In my work, I seek to emphasize the beauty and relevance of unobserved details. Everyday things may not be recognized by most as beautiful, yet the ordinary can be compelling, truthful and soulful.

Freight trains are intriguing to me because they are travelers, relentlessly moving from one place to the next, year after year. Many have been in operation for several decades, without rest. Layers of rust, numeric codes and graffiti accumulate with time and give the surface of each train a unique character. These details reveal truthful and compelling stories, that transform an ordinary object’s nature into something full of history and inherent beauty. If something mundane and functional can communicate such richness and complexity then perhaps we can find meaning within the most ordinary aspects of our own lives as well.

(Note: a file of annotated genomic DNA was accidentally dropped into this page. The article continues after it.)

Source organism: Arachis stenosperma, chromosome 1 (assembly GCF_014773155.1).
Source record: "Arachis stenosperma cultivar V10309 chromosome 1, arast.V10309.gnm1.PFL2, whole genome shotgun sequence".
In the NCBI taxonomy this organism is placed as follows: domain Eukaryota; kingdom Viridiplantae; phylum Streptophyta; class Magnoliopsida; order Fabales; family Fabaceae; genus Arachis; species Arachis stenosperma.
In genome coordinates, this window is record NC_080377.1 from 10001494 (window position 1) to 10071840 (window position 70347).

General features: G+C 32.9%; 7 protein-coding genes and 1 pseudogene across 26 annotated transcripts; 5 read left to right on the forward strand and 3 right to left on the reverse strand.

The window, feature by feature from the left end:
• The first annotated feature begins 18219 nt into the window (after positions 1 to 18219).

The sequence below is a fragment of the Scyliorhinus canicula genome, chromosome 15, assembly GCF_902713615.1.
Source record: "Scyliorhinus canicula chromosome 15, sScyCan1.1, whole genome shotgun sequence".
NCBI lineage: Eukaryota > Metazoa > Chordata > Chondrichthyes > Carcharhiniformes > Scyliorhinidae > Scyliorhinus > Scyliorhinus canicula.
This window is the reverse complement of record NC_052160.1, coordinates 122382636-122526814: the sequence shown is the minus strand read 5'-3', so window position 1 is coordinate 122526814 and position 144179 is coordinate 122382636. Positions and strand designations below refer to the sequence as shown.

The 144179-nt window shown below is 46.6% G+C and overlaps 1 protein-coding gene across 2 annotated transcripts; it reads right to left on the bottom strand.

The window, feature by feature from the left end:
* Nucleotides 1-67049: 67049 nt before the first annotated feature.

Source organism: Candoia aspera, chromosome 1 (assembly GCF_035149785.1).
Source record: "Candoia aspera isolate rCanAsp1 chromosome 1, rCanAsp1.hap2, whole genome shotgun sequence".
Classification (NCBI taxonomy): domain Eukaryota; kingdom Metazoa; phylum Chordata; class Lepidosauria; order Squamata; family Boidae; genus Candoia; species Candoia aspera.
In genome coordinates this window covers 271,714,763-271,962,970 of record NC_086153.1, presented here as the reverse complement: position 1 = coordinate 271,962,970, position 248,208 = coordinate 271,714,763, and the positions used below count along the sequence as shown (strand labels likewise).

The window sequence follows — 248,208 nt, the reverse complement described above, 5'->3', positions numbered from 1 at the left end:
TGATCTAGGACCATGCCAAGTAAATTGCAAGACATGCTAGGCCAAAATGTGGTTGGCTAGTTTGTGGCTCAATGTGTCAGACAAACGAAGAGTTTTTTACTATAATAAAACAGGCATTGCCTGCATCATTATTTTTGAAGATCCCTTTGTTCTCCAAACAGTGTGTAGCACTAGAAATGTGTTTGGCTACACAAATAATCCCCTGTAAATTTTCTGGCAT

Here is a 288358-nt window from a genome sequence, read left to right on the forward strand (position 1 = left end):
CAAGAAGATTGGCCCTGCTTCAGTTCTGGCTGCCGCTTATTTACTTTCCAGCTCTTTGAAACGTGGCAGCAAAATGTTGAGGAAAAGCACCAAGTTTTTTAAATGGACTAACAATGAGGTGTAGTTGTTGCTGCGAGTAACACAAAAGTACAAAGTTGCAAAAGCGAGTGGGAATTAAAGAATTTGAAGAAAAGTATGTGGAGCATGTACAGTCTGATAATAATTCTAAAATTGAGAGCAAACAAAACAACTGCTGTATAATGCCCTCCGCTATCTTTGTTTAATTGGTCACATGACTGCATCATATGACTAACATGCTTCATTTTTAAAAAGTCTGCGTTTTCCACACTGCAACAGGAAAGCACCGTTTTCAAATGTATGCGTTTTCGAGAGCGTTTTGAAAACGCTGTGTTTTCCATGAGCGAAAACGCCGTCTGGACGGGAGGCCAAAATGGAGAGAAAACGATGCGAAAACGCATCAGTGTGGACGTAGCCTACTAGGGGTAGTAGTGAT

“It is through his images of freight train graffiti that he taps into a unique segment of American culture. It is an art form that evolved from New York subways, and Normandin reveals the variety, the beauty and the ingenious use of the trains as a backdrop.” —Elenore Welles, Art Scene

“His presentations of train yards resolve themselves into almost abstract boxes of color, marked with numeric codes and graffiti in a jazzy nod to Stuart Davis.” —Newington-Cropsey, Cultural Studies Center

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